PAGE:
2VALUE AT RISK VALUE AT RISK Definition : The expected maximum loss ( or worst loss ) over a target horizon within a given confidence intervalEvolved through the requirements of SEC to provide a minimum capital requirement in provision for risks taken by financial institutions
3Models to estimate VaR Historical Market Data assumption is that historical market data is our best estimator for future changes and thatasset returns in the future will have the same distribution as they had in the pastVariance – Covariance (VCV)assuming that risk factor returns are always (jointly) normally distributed and that the change in portfolio value is linearly dependent on all risk factor returnsMonte Carlo Simulationfuture asset returns are more or less randomly simulated
4Historical Market Data involves running the current portfolio across a set of historical price changes to yield a distribution of changes in portfolio value, and computing a percentile (the VaR).BenefitsSimple to implementdoes not assume a normal distribution of asset returnsDrawbacksrequires a large market databasecomputationally intensive calculation.
5VALUE AT RISK (VAR) Market Value x Risk Variability Confidence Level = Worst Loss
6DEFINITION : Market Value : Risk variability : Current market value of the respective transaction to be managedMark to market at the end of time horizonRisk variability :Usually the standard deviation of the risk to be managedThe higher the variability the higher is VAR
7DEFINITION : Time Horizon : Confidence Level : Time period to be considered correspond to time required for corrective actions as losses starts to developAnnualizedThe longer the time horizon the higher is VARConfidence Level :Confidence level of loss occurringThe higher the confidence level the higher is VAR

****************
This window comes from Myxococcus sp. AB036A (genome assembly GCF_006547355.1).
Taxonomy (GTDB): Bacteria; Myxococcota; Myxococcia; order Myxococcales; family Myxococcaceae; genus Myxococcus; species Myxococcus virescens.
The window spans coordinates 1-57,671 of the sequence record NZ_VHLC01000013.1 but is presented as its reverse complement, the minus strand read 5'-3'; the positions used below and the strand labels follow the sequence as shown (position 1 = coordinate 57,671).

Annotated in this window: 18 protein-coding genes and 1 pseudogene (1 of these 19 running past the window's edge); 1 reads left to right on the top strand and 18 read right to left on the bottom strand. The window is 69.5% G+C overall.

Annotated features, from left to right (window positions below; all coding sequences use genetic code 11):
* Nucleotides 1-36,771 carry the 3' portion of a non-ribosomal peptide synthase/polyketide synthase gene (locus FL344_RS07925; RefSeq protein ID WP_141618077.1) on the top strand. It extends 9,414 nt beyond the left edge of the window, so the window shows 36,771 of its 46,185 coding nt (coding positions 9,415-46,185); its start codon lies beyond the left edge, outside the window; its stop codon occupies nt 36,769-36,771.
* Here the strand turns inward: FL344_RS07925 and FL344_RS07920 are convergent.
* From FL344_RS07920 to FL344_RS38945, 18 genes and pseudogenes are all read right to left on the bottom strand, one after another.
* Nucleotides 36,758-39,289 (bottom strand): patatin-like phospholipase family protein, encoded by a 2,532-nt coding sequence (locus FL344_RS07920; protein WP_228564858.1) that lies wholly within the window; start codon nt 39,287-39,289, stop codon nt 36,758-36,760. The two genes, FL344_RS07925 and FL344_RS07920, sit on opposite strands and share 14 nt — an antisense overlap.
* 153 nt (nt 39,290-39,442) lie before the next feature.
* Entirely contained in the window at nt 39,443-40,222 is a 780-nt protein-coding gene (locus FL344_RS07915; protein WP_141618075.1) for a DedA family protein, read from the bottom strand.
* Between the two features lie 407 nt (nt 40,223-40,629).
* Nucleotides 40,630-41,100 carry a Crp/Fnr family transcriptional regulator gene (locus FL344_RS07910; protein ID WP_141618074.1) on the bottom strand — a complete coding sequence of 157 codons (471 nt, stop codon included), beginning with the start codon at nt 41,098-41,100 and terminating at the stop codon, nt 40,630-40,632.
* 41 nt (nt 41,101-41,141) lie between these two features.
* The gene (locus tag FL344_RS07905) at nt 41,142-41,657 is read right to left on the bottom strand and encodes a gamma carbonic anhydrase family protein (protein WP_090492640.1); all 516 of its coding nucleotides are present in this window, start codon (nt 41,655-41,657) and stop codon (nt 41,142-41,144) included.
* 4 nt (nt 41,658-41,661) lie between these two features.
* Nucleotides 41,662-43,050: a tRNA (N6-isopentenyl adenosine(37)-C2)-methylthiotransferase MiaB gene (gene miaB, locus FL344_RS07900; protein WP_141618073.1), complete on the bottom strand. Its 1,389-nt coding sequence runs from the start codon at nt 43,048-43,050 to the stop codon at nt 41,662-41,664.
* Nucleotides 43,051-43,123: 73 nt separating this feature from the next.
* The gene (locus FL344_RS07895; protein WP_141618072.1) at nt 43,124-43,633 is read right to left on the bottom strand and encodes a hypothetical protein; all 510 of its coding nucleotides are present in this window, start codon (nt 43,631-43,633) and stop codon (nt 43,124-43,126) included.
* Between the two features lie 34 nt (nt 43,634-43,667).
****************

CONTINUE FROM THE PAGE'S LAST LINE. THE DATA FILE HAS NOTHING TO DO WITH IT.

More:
8Example :Current market value of transaction USD 100,000 paid by 3 months usance L/CStandard deviation of Rp/USD is 10%Time horizon is 3 monthsConfidence level is 95%VAR = 100,000 X 0.10 X X 0.95= USD 4, Maximum expected loss
9WEAKNESSES OF HISTORICAL SIMULATION Past is not prologue, history does not always repeat it selvesTrends in the data, since all data are treated equal, despite the fact that some periods might experience higher volatilityFor new assets or market risks no historical data available
10MODIFICATIONS OF HISTORICAL SIMULATION Weighting the recent past more, assuming that the recent past is a better predictor of the immediate future than the distant past ( can be using indexes to adjust each return based on its timeline)Combining historical simulation with time series models, by fitting a time series models through the historical dataVolatility updating, by comparing past volatility with recent volatility and then adjusting the past return accordingly e.g. past volatility = 0.5, recent volatility 0.75, past return 10%, recent predicted return is 0.75/0.5* 10%=15%
11Variance – Covariance (VCV) Basic assumption is that the risk factors are normally distributedHence are the returns also normally distributed
12Variance – Covariance (VCV) VAR formula for VCV :σ = standard deviation of the riskSigma for 95% confidence level is 1.645Sigma for 99% confidence level is 2.33
13Exchange rate (USD/Rp) EXAMPLE :Exchange rate (USD/Rp)Loss / Gain (p)Probability (r)d2 = r * p29.600-4000.0254.0009.700-3002.2509.800-2000.0502.0009.900-1000.20010.0000.40010.10010010.20020010.30030010.400400Average =S =d2 =d =With 95% confidence interval the VAR = * Rp = Rp The maximum potential loss for exchange rate risk is Rp